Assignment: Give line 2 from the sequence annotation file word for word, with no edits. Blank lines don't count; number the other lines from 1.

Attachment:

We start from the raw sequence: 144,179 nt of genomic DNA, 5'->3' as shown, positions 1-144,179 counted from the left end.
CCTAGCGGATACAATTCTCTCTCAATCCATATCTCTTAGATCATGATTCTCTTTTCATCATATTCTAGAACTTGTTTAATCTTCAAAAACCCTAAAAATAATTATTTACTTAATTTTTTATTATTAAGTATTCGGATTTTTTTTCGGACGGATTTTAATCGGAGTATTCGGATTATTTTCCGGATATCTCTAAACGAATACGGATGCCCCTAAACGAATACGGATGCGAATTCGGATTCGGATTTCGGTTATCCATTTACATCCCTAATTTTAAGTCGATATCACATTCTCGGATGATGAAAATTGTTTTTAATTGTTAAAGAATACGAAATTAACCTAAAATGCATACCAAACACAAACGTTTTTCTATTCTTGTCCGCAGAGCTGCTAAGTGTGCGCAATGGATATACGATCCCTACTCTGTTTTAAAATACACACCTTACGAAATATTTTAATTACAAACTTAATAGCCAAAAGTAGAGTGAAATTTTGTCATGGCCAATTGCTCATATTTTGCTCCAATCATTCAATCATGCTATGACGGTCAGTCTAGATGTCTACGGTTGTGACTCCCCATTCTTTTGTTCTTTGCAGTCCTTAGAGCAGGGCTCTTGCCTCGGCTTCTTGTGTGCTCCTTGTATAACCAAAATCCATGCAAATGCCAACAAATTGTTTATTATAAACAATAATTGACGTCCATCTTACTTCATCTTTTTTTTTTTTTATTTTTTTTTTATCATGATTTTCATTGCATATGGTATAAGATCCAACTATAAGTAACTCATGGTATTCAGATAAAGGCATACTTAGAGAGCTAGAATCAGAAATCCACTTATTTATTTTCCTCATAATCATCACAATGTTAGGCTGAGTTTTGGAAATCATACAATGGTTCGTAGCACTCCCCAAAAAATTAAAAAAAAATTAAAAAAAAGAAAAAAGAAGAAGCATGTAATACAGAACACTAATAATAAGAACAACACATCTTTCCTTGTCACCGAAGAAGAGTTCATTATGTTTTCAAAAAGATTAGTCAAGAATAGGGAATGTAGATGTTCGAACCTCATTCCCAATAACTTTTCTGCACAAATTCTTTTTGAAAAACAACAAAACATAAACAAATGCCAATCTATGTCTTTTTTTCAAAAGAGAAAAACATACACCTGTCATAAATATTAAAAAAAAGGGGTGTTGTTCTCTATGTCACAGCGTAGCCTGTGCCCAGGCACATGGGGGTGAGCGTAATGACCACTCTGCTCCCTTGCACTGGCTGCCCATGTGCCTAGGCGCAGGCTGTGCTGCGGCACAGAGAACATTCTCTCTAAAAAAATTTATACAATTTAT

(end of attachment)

CCTAGCGGATACAATTCTCTCTCAATCCATATCTCTTAGATCATGATTCTCTTTTCATCATATTCTAGAACTTGTTTAATCTTCAAAAACCCTAAAAATAATTATTTACTTAATTTTTTATTATTAAGTATTCGGATTTTTTTTCGGACGGATTTTAATCGGAGTATTCGGATTATTTTCCGGATATCTCTAAACGAATACGGATGCCCCTAAACGAATACGGATGCGAATTCGGATTCGGATTTCGGTTATCCATTTACATCCCTAATTTTAAGTCGATATCACATTCTCGGATGATGAAAATTGTTTTTAATTGTTAAAGAATACGAAATTAACCTAAAATGCATACCAAACACAAACGTTTTTCTATTCTTGTCCGCAGAGCTGCTAAGTGTGCGCAATGGATATACGATCCCTACTCTGTTTTAAAATACACACCTTACGAAATATTTTAATTACAAACTTAATAGCCAAAAGTAGAGTGAAATTTTGTCATGGCCAATTGCTCATATTTTGCTCCAATCATTCAATCATGCTATGACGGTCAGTCTAGATGTCTACGGTTGTGACTCCCCATTCTTTTGTTCTTTGCAGTCCTTAGAGCAGGGCTCTTGCCTCGGCTTCTTGTGTGCTCCTTGTATAACCAAAATCCATGCAAATGCCAACAAATTGTTTATTATAAACAATAATTGACGTCCATCTTACTTCATCTTTTTTTTTTTTTATTTTTTTTTTATCATGATTTTCATTGCATATGGTATAAGATCCAACTATAAGTAACTCATGGTATTCAGATAAAGGCATACTTAGAGAGCTAGAATCAGAAATCCACTTATTTATTTTCCTCATAATCATCACAATGTTAGGCTGAGTTTTGGAAATCATACAATGGTTCGTAGCACTCCCCAAAAAATTAAAAAAAAATTAAAAAAAAGAAAAAAGAAGAAGCATGTAATACAGAACACTAATAATAAGAACAACACATCTTTCCTTGTCACCGAAGAAGAGTTCATTATGTTTTCAAAAAGATTAGTCAAGAATAGGGAATGTAGATGTTCGAACCTCATTCCCAATAACTTTTCTGCACAAATTCTTTTTGAAAAACAACAAAACATAAACAAATGCCAATCTATGTCTTTTTTTCAAAAGAGAAAAACATACACCTGTCATAAATATTAAAAAAAAGGGGTGTTGTTCTCTATGTCACAGCGTAGCCTGTGCCCAGGCACATGGGGGTGAGCGTAATGACCACTCTGCTCCCTTGCACTGGCTGCCCATGTGCCTAGGCGCAGGCTGTGCTGCGGCACAGAGAACATTCTCTCTAAAAAAATTTATACAATTTAT